Dr. John Heinrichs, Professor of Geography and Chair of the Geosciences Department at Fort Hays State University in Hays, Kansas, died unexpectedly on January 11, 2014, five days before his 57th birthday.

John's early life centered in and around Milwaukee, Wisconsin, where he attended De Sales Preparatory Seminary and the University of Wisconsin at Milwaukee. He persevered in his education and after receiving his Bachelor's and Master's Degrees in Mathematics, he moved to Denver, Colorado where he worked for several years in the aerospace industry. John soon realized that this environment was restricting his personal and professional fulfillment. He resolved to continue his education, seek further understanding of the world and to use this knowledge and his experiences for the benefit of others.

During this transition he met Cheryl Zeigler and they relocated to Boulder, Colorado and married. John enrolled at the University of Colorado at Boulder and began his work in Arctic science and climatology, with research in the areas of remote sensing and sea ice. John was awarded his  Doctorate of Philosophy in Geography in 1996. While continuing his post-doctoral work, John concluded that his passion was in teaching, and he began to search for the perfect opportunity. This quest brought him to Hays, Kansas, where in 1998 he was offered a position as Assistant Professor at Fort Hays State University. John quickly rose to prominence through his scholarly research, innovative teaching, abundant energy and determination to help his students succeed. Through these efforts, John received early tenure and many honors including the FHSU Pilot Award in 2003 and the FHSU President's Distinguished Scholar Award in 2008. He was also the president of the Faculty Senate and was recognized by his peers for his collaboration and mentoring skills.

John delighted in travel and enjoyed fully experiencing and embracing other cultures. He frequently attended and presented at seminars, workshops and conventions both nationally and internationally, and he developed many students within his own research. In recent years, he took groups of students on camping overnights and backpacking expeditions into such places as the Colorado wilderness, and he traveled with student groups to Ireland and Peru. John's students were always his highest priority.

John was an active member of the Hays community and could always be counted on to present to civic groups, regardless of the topic. He was known for his speaking and promotion of the Science Cafes in Hays. He participated in the Optimist Club, taught many a Boy Scout how to build and launch rockets, participated in Science Week and encouraged children, young and old, to be curious about space science through community rocket launches and sharing his love of astronomy. John had recently trained to be a disaster instructor for the American Red Cross. John was a longstanding member of the Ellis County Wellhead Protection Committee and he also served as Chair.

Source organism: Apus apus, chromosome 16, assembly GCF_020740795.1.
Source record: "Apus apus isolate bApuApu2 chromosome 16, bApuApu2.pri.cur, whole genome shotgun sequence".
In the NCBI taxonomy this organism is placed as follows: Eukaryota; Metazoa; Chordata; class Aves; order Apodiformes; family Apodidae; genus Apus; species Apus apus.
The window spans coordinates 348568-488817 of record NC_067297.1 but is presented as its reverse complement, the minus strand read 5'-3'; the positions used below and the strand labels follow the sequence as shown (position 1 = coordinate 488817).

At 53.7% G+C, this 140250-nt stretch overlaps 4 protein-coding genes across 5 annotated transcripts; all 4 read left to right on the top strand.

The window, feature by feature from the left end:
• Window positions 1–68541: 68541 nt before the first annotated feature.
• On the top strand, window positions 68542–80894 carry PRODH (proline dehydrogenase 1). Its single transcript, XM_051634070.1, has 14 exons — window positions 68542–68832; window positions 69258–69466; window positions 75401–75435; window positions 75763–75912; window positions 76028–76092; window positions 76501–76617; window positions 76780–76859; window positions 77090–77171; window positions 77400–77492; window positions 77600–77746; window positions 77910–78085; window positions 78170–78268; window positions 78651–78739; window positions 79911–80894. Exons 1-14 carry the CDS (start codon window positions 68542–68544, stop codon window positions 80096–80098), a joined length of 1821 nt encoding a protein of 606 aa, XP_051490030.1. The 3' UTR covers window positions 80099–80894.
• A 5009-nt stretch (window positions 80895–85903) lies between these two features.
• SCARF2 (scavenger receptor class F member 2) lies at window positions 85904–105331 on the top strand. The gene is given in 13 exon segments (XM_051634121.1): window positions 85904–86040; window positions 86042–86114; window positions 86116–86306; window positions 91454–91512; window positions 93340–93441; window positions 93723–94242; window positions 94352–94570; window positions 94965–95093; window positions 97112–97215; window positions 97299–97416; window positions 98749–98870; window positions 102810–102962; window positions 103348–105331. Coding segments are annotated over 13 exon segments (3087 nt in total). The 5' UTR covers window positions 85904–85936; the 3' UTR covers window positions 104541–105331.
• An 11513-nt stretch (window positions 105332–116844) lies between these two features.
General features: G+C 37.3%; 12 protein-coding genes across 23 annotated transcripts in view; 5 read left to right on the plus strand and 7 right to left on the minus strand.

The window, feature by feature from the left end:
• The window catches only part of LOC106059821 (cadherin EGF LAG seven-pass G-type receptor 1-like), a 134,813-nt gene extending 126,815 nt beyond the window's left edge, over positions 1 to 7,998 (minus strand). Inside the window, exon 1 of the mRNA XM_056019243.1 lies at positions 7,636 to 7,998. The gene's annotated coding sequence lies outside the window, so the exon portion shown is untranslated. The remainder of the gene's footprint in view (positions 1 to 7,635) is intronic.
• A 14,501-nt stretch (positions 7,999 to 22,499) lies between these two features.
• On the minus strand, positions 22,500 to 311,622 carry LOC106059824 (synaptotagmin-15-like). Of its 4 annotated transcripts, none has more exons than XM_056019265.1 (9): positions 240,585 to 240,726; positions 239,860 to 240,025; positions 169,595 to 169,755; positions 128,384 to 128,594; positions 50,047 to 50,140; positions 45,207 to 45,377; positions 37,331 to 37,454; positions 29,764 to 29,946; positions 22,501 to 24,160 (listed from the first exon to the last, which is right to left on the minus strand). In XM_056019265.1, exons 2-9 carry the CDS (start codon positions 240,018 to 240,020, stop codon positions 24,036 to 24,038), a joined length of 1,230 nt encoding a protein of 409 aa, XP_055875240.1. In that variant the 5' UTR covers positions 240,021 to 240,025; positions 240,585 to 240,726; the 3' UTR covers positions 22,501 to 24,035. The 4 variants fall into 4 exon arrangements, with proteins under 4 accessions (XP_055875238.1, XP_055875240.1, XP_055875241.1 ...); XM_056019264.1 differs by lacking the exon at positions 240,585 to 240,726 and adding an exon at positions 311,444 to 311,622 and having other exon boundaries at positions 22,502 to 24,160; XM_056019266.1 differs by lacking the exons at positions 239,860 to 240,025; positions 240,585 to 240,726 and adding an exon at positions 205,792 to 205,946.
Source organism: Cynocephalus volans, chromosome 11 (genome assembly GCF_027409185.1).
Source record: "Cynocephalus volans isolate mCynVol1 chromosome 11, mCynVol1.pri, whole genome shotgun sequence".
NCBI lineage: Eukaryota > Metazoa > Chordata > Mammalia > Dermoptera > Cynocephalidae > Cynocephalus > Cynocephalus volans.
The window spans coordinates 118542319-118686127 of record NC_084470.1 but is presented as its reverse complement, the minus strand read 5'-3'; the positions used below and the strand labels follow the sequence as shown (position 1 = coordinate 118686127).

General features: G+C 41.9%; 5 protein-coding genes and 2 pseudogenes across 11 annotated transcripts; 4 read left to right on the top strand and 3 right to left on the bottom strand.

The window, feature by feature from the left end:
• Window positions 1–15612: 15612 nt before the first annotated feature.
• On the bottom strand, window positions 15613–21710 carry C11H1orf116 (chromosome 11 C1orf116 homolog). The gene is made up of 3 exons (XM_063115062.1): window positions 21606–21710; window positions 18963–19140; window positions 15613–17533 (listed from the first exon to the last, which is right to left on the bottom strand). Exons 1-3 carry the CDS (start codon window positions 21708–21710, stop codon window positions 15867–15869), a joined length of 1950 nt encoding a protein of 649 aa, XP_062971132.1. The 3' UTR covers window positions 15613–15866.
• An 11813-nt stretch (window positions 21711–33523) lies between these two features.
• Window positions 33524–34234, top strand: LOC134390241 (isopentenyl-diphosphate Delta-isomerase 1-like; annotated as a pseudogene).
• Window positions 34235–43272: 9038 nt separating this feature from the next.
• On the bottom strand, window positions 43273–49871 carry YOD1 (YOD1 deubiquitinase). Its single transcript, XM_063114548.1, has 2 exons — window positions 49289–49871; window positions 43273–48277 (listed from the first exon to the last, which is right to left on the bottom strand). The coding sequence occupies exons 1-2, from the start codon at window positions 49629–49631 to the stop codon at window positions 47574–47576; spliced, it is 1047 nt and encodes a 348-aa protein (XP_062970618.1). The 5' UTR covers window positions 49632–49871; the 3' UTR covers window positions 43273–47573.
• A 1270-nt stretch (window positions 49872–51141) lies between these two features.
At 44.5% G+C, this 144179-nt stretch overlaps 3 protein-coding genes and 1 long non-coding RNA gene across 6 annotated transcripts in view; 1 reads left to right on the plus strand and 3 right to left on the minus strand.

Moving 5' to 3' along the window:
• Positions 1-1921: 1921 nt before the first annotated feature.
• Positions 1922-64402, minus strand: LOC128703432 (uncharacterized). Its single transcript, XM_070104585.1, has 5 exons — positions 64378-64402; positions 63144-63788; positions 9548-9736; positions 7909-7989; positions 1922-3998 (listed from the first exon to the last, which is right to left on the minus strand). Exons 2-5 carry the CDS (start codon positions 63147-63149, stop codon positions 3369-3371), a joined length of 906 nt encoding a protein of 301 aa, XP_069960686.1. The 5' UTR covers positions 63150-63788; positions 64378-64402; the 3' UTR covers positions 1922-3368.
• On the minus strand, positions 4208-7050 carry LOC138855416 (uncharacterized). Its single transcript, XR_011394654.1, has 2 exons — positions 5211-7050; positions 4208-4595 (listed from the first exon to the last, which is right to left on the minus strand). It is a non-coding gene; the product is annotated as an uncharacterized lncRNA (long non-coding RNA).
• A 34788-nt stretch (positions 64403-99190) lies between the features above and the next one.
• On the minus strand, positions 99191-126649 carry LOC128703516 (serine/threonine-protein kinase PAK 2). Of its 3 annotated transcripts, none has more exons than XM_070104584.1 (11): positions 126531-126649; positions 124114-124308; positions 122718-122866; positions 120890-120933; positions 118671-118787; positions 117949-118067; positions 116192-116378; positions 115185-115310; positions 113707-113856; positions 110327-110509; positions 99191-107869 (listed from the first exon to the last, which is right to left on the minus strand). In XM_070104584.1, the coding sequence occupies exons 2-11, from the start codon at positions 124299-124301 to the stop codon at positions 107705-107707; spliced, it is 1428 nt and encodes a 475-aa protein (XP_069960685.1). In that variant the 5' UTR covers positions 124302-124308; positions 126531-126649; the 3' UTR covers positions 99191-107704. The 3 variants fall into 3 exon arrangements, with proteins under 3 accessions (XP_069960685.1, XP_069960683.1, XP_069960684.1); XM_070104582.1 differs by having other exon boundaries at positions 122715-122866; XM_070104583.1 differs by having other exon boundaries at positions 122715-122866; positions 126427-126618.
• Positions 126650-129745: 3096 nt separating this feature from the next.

John's wife Cheryl died in January of 2010, leaving John quite devastated. In reaching out for support, John came to meet Maureen Duffy, another younger widow. Their connection grew quickly and a year after meeting, John and Maureen married. John and Maureen embraced this new opportunity for life and love, and they lived the few short years they had together as fully as possible, traveling widely and sharing their passion for love and life with all who knew them.

John is also survived by his mother, Beverly Heinrichs, his brother Mark Heinrichs and sister-in-law Marilyn Doore, his niece Aqua Heinrichs, Cheryl's sons Christopher Walkup, and Joshua Brown, his wife Jennifer and daughter Kaitlin. John was loved and is greatly missed by Maureen's parents, brother and sisters, their spouses and their children. His father, Eugene Heinrichs and his older brother Frank predeceased John.

John was a popular teacher, a brilliant scholar and an internationally renowned scientist. His enthusiasm and robust quest for knowledge and understanding has profoundly affected countless people throughout the world, but most especially at Fort Hays State University. John's care for others was obvious and this was evident in his ability to listen with undivided attention and without judgment to any story, problem or question brought to him. He was a dynamic and gifted man who achieved much during his all too brief life.  John had a tremendous impact on everyone he touched and he still had so much more to give, to teach, to think about and to explore.

Memorial services for John will be at 10:00 am on Saturday, February 8, 2014 at the Robbins Center, located at One Tiger Place, on the campus of Fort Hays State University. Memorials are suggested in John's memory to the Dr. John Heinrichs Memorial Geography Scholarship, in care of the Fort Hays State University Foundation. Condolences may be left for the family at www.haysmemorial.com